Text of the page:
Italian court weighs whether to reopen Amanda Knox sex-murder case


This file picture taken on March 12, 2011 shows Amanda Knox in court before the start of a session of her appeal trial in Perugia's courthouse. Italian prosecutors lodged an appeal against the acquittal of US student Amanda Knox, accusing her of murdering her British housemate Meredith Kercher in the university town of Perugia in 2007.


Tiziana Fabi

Amanda Knox may be safely in Seattle but her trial in an Italian court room goes on without her.

An Italian court is expected to decide today whether to reopen the murder charges against the 25-year-old American student for the stabbing death or her British roommate Meredith Kercher in 2007.

Knox and her then-boyfriend Raffaele Sollecito had initially been sentenced to 26 and 25 years in prison for killing and sexually assaulting Kercher, but were acquitted on appeal after four years in prison.

A drifter from the Ivory Coast, Rudy Guede, was convicted separately for the murder.

Despite the acquittals, ABC News reports that both Italian prosecutors and Kercher's family want to see Knox and Sollecito back in prison.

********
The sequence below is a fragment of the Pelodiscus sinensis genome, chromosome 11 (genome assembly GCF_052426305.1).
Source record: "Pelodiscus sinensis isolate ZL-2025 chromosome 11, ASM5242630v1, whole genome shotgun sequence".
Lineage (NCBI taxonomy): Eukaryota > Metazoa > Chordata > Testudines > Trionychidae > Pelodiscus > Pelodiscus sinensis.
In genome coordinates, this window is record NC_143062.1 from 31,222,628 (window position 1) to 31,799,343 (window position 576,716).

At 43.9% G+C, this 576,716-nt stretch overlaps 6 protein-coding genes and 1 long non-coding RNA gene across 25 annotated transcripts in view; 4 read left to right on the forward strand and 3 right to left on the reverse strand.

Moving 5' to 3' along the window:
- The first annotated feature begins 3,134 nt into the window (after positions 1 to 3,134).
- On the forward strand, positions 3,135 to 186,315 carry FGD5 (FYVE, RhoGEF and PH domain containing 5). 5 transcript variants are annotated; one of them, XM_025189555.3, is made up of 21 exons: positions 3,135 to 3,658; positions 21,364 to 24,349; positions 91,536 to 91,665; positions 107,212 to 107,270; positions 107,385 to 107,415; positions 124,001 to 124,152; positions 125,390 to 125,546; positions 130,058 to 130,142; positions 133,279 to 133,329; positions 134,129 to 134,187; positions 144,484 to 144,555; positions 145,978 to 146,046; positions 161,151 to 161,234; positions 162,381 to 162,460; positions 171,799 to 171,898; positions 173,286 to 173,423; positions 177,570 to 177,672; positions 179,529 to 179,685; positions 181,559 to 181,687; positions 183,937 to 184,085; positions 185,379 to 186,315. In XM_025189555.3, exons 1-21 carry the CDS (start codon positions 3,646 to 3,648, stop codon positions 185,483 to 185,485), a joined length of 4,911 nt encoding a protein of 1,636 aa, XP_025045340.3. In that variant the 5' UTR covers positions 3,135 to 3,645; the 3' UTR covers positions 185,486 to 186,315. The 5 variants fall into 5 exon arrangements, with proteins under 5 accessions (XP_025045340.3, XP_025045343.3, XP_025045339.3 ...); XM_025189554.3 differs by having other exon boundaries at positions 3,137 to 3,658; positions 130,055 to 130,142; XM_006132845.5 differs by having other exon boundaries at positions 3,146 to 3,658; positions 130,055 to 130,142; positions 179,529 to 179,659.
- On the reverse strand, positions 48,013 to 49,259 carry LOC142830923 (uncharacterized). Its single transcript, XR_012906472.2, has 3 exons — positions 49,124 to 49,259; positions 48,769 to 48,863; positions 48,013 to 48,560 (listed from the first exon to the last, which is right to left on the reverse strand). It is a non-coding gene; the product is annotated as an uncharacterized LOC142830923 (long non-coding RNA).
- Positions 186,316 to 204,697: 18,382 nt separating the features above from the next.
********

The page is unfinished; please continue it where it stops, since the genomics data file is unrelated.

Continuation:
"We feel that Amanda and Raffaele are guilty and were in the room with Rudy Guede," Francesco Maresca, lawyer for the Kercher family, told ABC as he entered Italy's supreme court in Rome Monday.

Knox, who will not appear in court in Italy, "is anxious and waiting for the decision. She would love to come back to Italy, as an innocent and free person," Luciano Ghirga, the American's lawyer, told reporters outside the court.

According to CNN, if the judge decides to reopen the case, Knox may have to return to Italy and face an appellate court.

If she refuses to leave the US, the Italian government could ask the government to extradite her but its unlikely there will be enough evidence for the US government to agree.

In legal paperwork published in December 2011, the judge in the case wrote that the jury had cleared the pair of murder for lack of evidence proving they were guilty.

Knox is trying to resume a normal life in her hometown of Seattle and studying at the University of Washington. She wrote a memoir on her ordeal, due to be published in April by HarperCollins.